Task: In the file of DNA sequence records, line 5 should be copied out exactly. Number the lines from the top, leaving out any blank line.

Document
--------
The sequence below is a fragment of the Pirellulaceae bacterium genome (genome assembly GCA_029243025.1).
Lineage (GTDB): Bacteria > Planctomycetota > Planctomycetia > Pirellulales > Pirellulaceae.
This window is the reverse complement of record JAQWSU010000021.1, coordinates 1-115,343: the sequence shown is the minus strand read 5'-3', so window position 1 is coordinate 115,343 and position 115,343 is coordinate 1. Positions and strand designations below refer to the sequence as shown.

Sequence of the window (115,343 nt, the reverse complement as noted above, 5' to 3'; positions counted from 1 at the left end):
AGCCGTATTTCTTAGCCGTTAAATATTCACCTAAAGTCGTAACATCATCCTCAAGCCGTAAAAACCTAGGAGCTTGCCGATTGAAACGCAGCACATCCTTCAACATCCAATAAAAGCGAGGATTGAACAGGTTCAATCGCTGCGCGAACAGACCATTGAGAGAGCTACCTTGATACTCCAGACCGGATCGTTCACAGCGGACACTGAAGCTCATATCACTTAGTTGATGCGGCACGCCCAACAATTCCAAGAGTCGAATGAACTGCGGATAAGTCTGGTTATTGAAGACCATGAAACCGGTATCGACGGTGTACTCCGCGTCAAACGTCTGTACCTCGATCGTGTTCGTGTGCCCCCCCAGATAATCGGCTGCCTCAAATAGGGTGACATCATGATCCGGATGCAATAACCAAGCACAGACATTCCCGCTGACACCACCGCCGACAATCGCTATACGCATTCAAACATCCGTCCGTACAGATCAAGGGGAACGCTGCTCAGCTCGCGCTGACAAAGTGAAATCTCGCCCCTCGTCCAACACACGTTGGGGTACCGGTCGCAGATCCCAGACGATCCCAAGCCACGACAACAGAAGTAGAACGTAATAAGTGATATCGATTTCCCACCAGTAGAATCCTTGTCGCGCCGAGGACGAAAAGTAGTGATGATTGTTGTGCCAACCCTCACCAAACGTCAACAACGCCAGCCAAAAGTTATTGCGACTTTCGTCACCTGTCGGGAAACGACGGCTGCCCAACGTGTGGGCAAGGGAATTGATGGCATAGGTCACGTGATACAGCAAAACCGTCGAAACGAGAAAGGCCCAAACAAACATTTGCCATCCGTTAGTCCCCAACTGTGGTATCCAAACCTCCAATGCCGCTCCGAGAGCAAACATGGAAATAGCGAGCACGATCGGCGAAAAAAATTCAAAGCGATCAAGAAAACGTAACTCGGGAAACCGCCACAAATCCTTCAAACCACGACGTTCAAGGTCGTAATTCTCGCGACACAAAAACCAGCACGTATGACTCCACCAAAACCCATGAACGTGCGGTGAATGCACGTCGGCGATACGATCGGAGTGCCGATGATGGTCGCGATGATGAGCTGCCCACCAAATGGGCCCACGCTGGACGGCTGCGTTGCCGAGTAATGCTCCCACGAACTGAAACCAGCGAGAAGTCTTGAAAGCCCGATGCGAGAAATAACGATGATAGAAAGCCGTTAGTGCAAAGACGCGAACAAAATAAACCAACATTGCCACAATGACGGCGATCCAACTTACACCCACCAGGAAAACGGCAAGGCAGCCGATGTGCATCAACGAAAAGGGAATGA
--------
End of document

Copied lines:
AGCCGTATTTCTTAGCCGTTAAATATTCACCTAAAGTCGTAACATCATCCTCAAGCCGTAAAAACCTAGGAGCTTGCCGATTGAAACGCAGCACATCCTTCAACATCCAATAAAAGCGAGGATTGAACAGGTTCAATCGCTGCGCGAACAGACCATTGAGAGAGCTACCTTGATACTCCAGACCGGATCGTTCACAGCGGACACTGAAGCTCATATCACTTAGTTGATGCGGCACGCCCAACAATTCCAAGAGTCGAATGAACTGCGGATAAGTCTGGTTATTGAAGACCATGAAACCGGTATCGACGGTGTACTCCGCGTCAAACGTCTGTACCTCGATCGTGTTCGTGTGCCCCCCCAGATAATCGGCTGCCTCAAATAGGGTGACATCATGATCCGGATGCAATAACCAAGCACAGACATTCCCGCTGACACCACCGCCGACAATCGCTATACGCATTCAAACATCCGTCCGTACAGATCAAGGGGAACGCTGCTCAGCTCGCGCTGACAAAGTGAAATCTCGCCCCTCGTCCAACACACGTTGGGGTACCGGTCGCAGATCCCAGACGATCCCAAGCCACGACAACAGAAGTAGAACGTAATAAGTGATATCGATTTCCCACCAGTAGAATCCTTGTCGCGCCGAGGACGAAAAGTAGTGATGATTGTTGTGCCAACCCTCACCAAACGTCAACAACGCCAGCCAAAAGTTATTGCGACTTTCGTCACCTGTCGGGAAACGACGGCTGCCCAACGTGTGGGCAAGGGAATTGATGGCATAGGTCACGTGATACAGCAAAACCGTCGAAACGAGAAAGGCCCAAACAAACATTTGCCATCCGTTAGTCCCCAACTGTGGTATCCAAACCTCCAATGCCGCTCCGAGAGCAAACATGGAAATAGCGAGCACGATCGGCGAAAAAAATTCAAAGCGATCAAGAAAACGTAACTCGGGAAACCGCCACAAATCCTTCAAACCACGACGTTCAAGGTCGTAATTCTCGCGACACAAAAACCAGCACGTATGACTCCACCAAAACCCATGAACGTGCGGTGAATGCACGTCGGCGATACGATCGGAGTGCCGATGATGGTCGCGATGATGAGCTGCCCACCAAATGGGCCCACGCTGGACGGCTGCGTTGCCGAGTAATGCTCCCACGAACTGAAACCAGCGAGAAGTCTTGAAAGCCCGATGCGAGAAATAACGATGATAGAAAGCCGTTAGTGCAAAGACGCGAACAAAATAAACCAACATTGCCACAATGACGGCGATCCAACTTACACCCACCAGGAAAACGGCAAGGCAGCCGATGTGCATCAACGAAAAGGGAATGA